• Support to partners: In addition to requiring a report of actions taken under the 2001 AUMF, Section 1285 also mandates a description in the report of “any actions taken to command, coordinate, participate in the movement of, or accompany the regular or irregular military forces of any foreign country or government when such forces are engaged in hostilities or in situations where imminent involvement in hostilities is clearly indicated by the circumstances,” as well as a list of any partner forces and countries with whom the United States has taken any such actions. Importantly, the NDAA also specifies the requirement that any time U.S. armed forces are introduced into hostilities or situations where there is a clear risk of imminent involvement in hostilities, the president must comply with the reporting requirements under this provision and under the War Powers Resolution.
  • Collective self-defense: Section 1754 of the NDAA requires DoD to develop a comprehensive policy on the use or provision of collective self-defense by U.S. armed forces in connection with foreign nationals or property. The requirement presumably reflects congressional concerns about DoD applying an overly broad interpretation of collective self-defense as a legal basis for certain military operations. The NDAA specifies, among other things, that the policy must clarify the legal bases providing authorization to engage in collective self-defense.
  • Revisions to Special Operations to Combat Terrorism (i.e., “127e”): The NDAA includes an amendment that strengthen congressional oversight of special operations activities conducted under the authority (Title X, Section 127e) that allows the expenditure of $100 million to aid partner forces supporting American military counterterrorism operations. These changes reflect concerns that American special operations forces have been using the authority to initiate secretive and risky combat missions by enlisting partner forces in several countries, potentially against targets that fall outside of any authorized use of military force. Importantly, the provision limits the use of the fund such that it may be used only for the support or facilitation of authorized operations. The provision also strengthens Congress’s hand to exercise oversight of the highly secretive program by stipulating that notifications to Congress provided before using the authority include more details, such as a description of operations and the groups being supported, the nature of support, the expected duration of the support, and the legal basis of the operations being supported.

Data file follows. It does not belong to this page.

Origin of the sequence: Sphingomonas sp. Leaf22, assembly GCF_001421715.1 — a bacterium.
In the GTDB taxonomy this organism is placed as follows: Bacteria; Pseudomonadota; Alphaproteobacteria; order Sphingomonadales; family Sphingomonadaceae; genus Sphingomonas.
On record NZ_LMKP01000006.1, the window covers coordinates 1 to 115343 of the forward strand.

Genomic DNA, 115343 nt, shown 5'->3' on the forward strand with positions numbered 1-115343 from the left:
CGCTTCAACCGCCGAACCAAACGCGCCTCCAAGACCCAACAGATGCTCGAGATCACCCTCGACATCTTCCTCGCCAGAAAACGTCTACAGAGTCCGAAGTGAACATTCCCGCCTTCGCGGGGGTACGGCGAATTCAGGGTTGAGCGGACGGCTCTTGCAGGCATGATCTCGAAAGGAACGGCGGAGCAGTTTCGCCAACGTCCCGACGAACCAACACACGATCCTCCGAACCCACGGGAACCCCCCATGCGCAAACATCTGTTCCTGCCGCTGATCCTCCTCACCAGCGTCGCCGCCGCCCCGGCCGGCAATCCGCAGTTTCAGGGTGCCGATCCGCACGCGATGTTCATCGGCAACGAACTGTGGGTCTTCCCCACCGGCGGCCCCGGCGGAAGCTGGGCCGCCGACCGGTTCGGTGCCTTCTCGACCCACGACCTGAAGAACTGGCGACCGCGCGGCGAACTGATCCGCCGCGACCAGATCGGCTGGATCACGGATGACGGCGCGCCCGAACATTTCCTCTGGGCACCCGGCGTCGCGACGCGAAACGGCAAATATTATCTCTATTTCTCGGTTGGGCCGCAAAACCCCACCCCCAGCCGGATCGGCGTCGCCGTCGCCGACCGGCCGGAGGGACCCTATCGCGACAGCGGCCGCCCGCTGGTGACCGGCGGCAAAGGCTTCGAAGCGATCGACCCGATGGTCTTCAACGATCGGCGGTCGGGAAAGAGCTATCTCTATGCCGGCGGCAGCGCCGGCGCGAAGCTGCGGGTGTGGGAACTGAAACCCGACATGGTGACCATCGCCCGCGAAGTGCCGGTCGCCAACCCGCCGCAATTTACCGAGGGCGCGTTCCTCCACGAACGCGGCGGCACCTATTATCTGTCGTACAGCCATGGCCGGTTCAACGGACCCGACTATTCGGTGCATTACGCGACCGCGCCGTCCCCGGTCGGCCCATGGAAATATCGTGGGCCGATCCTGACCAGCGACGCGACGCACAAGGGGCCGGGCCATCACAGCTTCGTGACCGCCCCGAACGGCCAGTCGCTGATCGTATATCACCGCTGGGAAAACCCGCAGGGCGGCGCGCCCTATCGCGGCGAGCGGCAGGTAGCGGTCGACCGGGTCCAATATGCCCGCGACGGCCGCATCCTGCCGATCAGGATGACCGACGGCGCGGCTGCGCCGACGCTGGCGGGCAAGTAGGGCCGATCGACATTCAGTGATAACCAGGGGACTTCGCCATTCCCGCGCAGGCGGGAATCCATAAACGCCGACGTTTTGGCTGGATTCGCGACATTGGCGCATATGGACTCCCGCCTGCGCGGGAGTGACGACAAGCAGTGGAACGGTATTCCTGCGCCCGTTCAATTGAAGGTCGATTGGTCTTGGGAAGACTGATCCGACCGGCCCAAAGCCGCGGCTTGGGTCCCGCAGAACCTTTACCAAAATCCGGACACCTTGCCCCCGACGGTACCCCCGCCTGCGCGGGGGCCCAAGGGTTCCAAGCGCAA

In spite of the progress made by DoD to improve its approach to civilian casualties, the past year has unfortunately supplied too many reasons to welcome this raft of new NDAA provisions. For the first six months of 2019, the United Nations for the first time estimated that pro-government forces in Afghanistan, including the United States, had caused more civilian deaths than the Taliban and other groups. The U.S.-led coalition against ISIS maintained that throughout the course of the conflict it has caused only 1,300 civilian casualties—a number that is likely a great underestimate of the extent of the harm. And U.S. forces participated in partnered operations in places like Somalia, where allegations of harm go largely unacknowledged and unresolved.

Against this backdrop, the addition of new requirements in the civilian casualties report and the addition of responsibilities for the senior official charged with DoD’s civilian casualties policy carry an important message. They convey the sense that Congress believes that DoD needs further clarification of congressional intent. This is meant to achieve greater transparency but also to press DoD to reckon more honestly with the effects of its operations by acknowledging the instances of harm raised by outside sources and to actually reduce civilian casualties.

Separately, while many had hoped that Congress, via the NDAA, would adopt more meaningful provisions relating to the 2001 and 2002 AUMFs, the use-of-force reporting requirements are nonetheless positive—albeit incremental—steps. They will help deliver needed insight and transparency regarding the administration’s use of the 2001 AUMF and its strikes outside areas of active hostilities. And the information provided pursuant to these reporting requirements could in turn prove useful in future efforts to pass use-of-force legislation.

Finally, much more than prior NDAAs, this bill recognizes the significant degree to which the U.S. government has relied on partnered and coalition operations—the “by, with, and through” model—to obscure the depth and breadth of American military involvement around the world. To an extent far beyond the common understanding of the American public, these operations have been inexorably linked to America’s increasingly concerning trends with the use of force and civilian casualties. The United States, of course, will almost certainly continue to engage in partnered and coalition operations, but it should do so with appropriate legal authorities, with transparency, and with an enthusiasm for improving its practices to better protect human rights. And the new NDAA requirements are a step in this direction.

Image: A U.S. Army helicopter flies outside of Camp Shorab on a flight to Camp Post on September 11, 2017 at Camp Shorab in Helmand Province, Afghanistan. Photo by Andrew Renneisen/Getty Images